Ignacio Novo Sampol pleaded guilty yesterday in U.S. District Court to one count of making a false statement in October 1976 to a federal grand jury that was investigating the car-bombing assassination of former Chilean ambassador Orlando Letelier.
Novo, 44, had been convicted by a jury in 1979 of lying to the grand jury and concealing information about the crime. From the time of his arrest, Novo had served a total of more than two years in prison until a federal appeals court reversed his convictions in September 1980.
Judge Barrington D. Parker yesterday said that Novo's sentence in connection with the guilty plea would be covered by the time he had already spent in jail. The penalty for making a false statement to a grand jury is five years in jail, a $10,000 fine or both. In exchange for Novo's guilty plea, the government dismissed the remaining charges against him.
The U.S. Court of Appeals ordered a new trial for Novo after ruling that his case should have been heard separately from more serious murder and conspiracy charges against his brother Guillermo and Alvin Ross Diaz. Those two men, who like Ignacio Novo are staunch anti-Castro Cubans, were convicted of killing Letelier and a young associate, Ronni Karpen Moffitt, when a remote control bomb exloded under their car as it rounded Sheridan Circle along Embassy Row on Sept. 21, 1976. Ignacio Novo was not charged in the killings.
In that same appeals court decision, Guillermo Novo and Ross were also granted new trials because the court said Parker had improperly allowed the jury to hear evidence against them by two jailhouse informants. Guillermo Novo and Ross, who had been serving life terms in prison, were then acquitted by a second jury of the conspiracy and murder charges at a retrial last spring.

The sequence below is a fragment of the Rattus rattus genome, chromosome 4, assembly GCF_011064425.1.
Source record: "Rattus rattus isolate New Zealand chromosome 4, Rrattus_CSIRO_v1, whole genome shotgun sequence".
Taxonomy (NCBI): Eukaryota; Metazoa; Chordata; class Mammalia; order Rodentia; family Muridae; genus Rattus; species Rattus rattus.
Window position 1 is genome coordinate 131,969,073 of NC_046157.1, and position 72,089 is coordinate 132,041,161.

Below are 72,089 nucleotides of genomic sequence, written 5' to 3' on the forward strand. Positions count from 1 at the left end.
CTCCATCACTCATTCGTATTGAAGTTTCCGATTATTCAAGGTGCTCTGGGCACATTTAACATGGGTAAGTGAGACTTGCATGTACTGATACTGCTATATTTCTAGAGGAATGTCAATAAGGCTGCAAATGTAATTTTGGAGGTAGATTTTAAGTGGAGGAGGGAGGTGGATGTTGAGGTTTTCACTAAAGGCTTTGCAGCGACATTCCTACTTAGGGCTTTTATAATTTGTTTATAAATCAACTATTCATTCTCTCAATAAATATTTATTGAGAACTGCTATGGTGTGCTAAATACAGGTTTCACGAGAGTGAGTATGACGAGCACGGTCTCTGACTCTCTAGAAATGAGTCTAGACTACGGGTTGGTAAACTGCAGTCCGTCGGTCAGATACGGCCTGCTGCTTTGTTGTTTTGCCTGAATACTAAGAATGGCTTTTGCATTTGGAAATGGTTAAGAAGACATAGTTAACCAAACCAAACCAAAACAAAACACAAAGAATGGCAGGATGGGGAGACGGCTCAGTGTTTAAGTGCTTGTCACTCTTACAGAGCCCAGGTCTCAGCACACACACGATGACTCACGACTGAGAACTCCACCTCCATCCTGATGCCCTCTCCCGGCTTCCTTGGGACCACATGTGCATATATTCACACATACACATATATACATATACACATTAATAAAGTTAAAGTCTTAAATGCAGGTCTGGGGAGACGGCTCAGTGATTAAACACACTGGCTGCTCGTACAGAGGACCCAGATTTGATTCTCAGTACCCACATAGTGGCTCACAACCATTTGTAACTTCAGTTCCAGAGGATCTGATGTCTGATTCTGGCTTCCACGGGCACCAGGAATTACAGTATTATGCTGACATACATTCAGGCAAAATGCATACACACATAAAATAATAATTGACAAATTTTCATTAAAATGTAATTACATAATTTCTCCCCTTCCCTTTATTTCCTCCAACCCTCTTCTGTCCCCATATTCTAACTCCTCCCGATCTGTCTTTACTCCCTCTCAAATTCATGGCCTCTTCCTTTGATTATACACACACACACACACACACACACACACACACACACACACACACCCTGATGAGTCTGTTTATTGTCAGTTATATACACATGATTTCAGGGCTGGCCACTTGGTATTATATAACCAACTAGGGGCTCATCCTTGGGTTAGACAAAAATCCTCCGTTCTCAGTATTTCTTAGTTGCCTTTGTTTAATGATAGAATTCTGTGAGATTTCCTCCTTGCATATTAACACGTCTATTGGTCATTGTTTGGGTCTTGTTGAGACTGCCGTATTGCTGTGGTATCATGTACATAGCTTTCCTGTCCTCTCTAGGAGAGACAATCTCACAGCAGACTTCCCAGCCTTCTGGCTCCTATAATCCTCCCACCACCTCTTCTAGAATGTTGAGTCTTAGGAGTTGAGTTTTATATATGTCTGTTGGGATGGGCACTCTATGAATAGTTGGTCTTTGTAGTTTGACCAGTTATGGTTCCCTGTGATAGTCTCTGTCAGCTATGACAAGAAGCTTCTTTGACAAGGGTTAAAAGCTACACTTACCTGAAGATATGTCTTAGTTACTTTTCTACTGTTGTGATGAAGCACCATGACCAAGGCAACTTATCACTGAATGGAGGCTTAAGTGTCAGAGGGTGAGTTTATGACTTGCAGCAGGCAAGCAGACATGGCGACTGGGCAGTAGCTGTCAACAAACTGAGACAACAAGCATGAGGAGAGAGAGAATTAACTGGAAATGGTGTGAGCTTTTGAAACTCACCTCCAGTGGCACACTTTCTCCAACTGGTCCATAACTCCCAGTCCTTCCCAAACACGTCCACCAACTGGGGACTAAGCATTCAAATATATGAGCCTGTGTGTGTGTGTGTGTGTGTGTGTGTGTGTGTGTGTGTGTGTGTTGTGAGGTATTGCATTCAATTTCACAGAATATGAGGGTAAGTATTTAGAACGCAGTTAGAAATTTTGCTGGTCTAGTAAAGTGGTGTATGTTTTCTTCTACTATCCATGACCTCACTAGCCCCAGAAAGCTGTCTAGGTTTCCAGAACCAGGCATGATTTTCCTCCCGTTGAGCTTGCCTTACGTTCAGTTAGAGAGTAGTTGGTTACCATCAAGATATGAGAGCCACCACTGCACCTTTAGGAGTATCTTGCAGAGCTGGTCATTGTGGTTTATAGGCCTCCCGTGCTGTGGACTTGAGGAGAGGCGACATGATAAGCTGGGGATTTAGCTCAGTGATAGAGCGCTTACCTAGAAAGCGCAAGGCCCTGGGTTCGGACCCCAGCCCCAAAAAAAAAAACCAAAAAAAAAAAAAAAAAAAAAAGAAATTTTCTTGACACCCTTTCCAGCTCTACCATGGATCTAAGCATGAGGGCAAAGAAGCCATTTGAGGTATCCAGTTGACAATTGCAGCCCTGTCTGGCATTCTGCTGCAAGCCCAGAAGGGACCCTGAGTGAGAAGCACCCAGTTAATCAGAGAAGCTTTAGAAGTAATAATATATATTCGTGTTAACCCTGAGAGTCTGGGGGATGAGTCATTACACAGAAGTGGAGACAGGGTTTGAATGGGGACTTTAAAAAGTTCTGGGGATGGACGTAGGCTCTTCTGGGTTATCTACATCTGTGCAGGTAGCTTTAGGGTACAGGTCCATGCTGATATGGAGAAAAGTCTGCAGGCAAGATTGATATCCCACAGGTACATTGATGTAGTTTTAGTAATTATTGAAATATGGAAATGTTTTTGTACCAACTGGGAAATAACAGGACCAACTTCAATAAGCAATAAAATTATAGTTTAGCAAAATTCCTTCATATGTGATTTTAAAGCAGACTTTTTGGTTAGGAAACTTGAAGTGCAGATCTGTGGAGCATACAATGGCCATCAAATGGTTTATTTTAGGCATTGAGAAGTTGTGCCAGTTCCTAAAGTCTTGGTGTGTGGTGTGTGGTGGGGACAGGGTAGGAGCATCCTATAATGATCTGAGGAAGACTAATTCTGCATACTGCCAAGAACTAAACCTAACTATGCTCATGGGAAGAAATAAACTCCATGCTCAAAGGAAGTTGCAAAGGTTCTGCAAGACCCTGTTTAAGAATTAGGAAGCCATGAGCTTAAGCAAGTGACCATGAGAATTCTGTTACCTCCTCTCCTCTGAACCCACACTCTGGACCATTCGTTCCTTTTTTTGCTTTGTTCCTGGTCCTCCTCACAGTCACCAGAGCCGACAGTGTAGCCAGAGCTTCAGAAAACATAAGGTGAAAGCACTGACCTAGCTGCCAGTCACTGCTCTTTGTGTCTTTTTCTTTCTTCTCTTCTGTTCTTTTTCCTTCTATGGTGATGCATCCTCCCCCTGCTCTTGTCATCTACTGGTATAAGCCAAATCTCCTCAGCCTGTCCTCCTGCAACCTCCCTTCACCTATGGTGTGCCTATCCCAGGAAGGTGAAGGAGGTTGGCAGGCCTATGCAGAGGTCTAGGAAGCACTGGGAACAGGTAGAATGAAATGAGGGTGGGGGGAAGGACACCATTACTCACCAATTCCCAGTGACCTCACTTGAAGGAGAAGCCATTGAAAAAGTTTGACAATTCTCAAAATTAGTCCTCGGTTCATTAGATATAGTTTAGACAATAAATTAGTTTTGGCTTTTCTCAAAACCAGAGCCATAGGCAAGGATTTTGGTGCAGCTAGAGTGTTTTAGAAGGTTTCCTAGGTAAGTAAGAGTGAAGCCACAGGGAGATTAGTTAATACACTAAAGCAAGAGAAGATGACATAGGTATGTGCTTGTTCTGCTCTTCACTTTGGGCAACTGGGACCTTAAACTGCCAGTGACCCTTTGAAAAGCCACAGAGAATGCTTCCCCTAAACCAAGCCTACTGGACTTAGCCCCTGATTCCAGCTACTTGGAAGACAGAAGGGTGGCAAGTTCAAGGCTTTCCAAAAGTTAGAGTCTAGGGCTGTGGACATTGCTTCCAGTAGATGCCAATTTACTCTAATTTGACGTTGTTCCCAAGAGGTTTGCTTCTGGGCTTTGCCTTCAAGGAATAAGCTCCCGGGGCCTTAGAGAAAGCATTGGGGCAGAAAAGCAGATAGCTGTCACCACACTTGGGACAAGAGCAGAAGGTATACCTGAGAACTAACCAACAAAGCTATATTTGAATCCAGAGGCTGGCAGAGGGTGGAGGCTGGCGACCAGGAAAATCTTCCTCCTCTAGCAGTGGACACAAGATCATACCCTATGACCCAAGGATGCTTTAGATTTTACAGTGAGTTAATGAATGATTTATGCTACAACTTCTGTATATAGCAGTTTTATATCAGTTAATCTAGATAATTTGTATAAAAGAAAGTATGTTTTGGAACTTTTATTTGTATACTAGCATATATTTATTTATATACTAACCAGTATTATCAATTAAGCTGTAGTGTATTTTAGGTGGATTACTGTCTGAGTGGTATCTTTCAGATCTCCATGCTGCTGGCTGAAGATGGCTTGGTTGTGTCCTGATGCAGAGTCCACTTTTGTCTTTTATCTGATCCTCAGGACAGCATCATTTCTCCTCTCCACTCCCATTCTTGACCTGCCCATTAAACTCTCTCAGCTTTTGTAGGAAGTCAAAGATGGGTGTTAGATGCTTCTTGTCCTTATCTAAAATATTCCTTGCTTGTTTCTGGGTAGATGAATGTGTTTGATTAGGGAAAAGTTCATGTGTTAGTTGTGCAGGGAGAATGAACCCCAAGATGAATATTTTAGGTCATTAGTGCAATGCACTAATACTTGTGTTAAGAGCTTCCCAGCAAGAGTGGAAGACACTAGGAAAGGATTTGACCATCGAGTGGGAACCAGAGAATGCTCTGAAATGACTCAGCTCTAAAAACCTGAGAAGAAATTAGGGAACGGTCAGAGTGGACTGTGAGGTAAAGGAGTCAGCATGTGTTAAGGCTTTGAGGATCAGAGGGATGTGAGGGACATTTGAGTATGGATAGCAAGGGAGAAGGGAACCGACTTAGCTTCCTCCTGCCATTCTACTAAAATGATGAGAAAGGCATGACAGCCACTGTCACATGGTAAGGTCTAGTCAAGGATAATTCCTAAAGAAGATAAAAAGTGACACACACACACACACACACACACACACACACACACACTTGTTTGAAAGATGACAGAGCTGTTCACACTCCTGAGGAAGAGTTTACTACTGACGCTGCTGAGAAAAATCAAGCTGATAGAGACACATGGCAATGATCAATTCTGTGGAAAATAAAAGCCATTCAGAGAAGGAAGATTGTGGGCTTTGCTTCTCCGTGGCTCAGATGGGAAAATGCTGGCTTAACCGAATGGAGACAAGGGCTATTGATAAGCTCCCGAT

Letelier, 44, had been a vocal critic of Chilean dictator Augusto Pinochet. U.S. government prosecutors had contended that the Cubans agreed to carry out the murder, with directions from star prosecution witness Michael Vernon Townley, an American-born agent for the Chilean secret police, to win favor with the Pinochet government. The Cubans argued they were made scapegoats by the Chileans who wanted to shield the Pinochet government from blame and salvage diplomatic relations with the United States.
Guillermo Novo, who was convicted after the second trial of lying to the Letelier grand jury, was sentenced last June to 4 1/2 years in prison, but will have to serve no more than nine months in jail based on the terms of his sentence.
Chile has refused to extradite three military men, including the head of the secret police, known as DINA, who were indicted in connection with the Letelier murders. Law enforcement officials are still searching for two other Cubans who have been charged in the case.